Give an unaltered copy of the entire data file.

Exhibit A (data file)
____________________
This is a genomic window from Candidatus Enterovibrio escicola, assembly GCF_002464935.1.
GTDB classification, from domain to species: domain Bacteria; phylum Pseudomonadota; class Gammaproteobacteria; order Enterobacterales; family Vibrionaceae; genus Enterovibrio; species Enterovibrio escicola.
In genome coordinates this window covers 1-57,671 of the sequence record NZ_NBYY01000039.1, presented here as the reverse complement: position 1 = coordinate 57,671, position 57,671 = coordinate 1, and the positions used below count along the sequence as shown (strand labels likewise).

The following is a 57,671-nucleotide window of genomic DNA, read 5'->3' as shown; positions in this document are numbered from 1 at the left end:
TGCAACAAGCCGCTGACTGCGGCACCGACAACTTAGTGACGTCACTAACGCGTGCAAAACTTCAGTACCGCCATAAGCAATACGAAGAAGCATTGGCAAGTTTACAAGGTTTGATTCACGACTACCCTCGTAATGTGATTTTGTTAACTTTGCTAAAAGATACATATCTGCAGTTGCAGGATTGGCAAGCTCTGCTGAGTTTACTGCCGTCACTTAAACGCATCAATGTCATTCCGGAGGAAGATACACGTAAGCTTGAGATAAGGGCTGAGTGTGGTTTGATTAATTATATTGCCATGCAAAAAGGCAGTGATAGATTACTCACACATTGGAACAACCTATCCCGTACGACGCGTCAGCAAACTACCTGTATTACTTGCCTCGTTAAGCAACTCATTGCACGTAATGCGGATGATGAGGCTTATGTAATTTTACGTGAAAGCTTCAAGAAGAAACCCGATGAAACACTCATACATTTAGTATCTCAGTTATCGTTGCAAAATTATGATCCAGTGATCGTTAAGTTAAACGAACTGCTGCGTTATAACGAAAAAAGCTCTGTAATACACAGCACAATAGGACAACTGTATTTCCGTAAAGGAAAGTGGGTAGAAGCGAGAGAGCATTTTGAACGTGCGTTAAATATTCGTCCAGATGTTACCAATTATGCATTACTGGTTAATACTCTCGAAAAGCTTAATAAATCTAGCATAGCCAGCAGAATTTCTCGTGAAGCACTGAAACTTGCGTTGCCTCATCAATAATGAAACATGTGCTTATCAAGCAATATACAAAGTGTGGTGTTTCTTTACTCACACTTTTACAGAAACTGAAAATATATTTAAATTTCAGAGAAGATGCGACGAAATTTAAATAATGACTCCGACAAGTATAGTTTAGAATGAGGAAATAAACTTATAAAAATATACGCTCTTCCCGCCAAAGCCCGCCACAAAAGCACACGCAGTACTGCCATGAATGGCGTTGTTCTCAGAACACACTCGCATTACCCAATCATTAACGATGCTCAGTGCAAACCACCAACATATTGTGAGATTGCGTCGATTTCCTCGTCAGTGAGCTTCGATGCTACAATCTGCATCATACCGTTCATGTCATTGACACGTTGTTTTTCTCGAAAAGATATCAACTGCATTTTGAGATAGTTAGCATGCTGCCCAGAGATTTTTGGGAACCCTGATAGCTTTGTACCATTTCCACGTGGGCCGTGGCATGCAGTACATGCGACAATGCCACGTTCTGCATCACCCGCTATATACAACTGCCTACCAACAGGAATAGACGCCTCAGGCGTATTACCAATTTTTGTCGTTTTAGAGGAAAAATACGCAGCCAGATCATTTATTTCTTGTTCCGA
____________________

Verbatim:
This is a genomic window from Candidatus Enterovibrio escicola, assembly GCF_002464935.1.
GTDB classification, from domain to species: domain Bacteria; phylum Pseudomonadota; class Gammaproteobacteria; order Enterobacterales; family Vibrionaceae; genus Enterovibrio; species Enterovibrio escicola.
In genome coordinates this window covers 1-57,671 of the sequence record NZ_NBYY01000039.1, presented here as the reverse complement: position 1 = coordinate 57,671, position 57,671 = coordinate 1, and the positions used below count along the sequence as shown (strand labels likewise).

The following is a 57,671-nucleotide window of genomic DNA, read 5'->3' as shown; positions in this document are numbered from 1 at the left end:
TGCAACAAGCCGCTGACTGCGGCACCGACAACTTAGTGACGTCACTAACGCGTGCAAAACTTCAGTACCGCCATAAGCAATACGAAGAAGCATTGGCAAGTTTACAAGGTTTGATTCACGACTACCCTCGTAATGTGATTTTGTTAACTTTGCTAAAAGATACATATCTGCAGTTGCAGGATTGGCAAGCTCTGCTGAGTTTACTGCCGTCACTTAAACGCATCAATGTCATTCCGGAGGAAGATACACGTAAGCTTGAGATAAGGGCTGAGTGTGGTTTGATTAATTATATTGCCATGCAAAAAGGCAGTGATAGATTACTCACACATTGGAACAACCTATCCCGTACGACGCGTCAGCAAACTACCTGTATTACTTGCCTCGTTAAGCAACTCATTGCACGTAATGCGGATGATGAGGCTTATGTAATTTTACGTGAAAGCTTCAAGAAGAAACCCGATGAAACACTCATACATTTAGTATCTCAGTTATCGTTGCAAAATTATGATCCAGTGATCGTTAAGTTAAACGAACTGCTGCGTTATAACGAAAAAAGCTCTGTAATACACAGCACAATAGGACAACTGTATTTCCGTAAAGGAAAGTGGGTAGAAGCGAGAGAGCATTTTGAACGTGCGTTAAATATTCGTCCAGATGTTACCAATTATGCATTACTGGTTAATACTCTCGAAAAGCTTAATAAATCTAGCATAGCCAGCAGAATTTCTCGTGAAGCACTGAAACTTGCGTTGCCTCATCAATAATGAAACATGTGCTTATCAAGCAATATACAAAGTGTGGTGTTTCTTTACTCACACTTTTACAGAAACTGAAAATATATTTAAATTTCAGAGAAGATGCGACGAAATTTAAATAATGACTCCGACAAGTATAGTTTAGAATGAGGAAATAAACTTATAAAAATATACGCTCTTCCCGCCAAAGCCCGCCACAAAAGCACACGCAGTACTGCCATGAATGGCGTTGTTCTCAGAACACACTCGCATTACCCAATCATTAACGATGCTCAGTGCAAACCACCAACATATTGTGAGATTGCGTCGATTTCCTCGTCAGTGAGCTTCGATGCTACAATCTGCATCATACCGTTCATGTCATTGACACGTTGTTTTTCTCGAAAAGATATCAACTGCATTTTGAGATAGTTAGCATGCTGCCCAGAGATTTTTGGGAACCCTGATAGCTTTGTACCATTTCCACGTGGGCCGTGGCATGCAGTACATGCGACAATGCCACGTTCTGCATCACCCGCTATATACAACTGCCTACCAACAGGAATAGACGCCTCAGGCGTATTACCAATTTTTGTCGTTTTAGAGGAAAAATACGCAGCCAGATCATTTATTTCTTGTTCCGA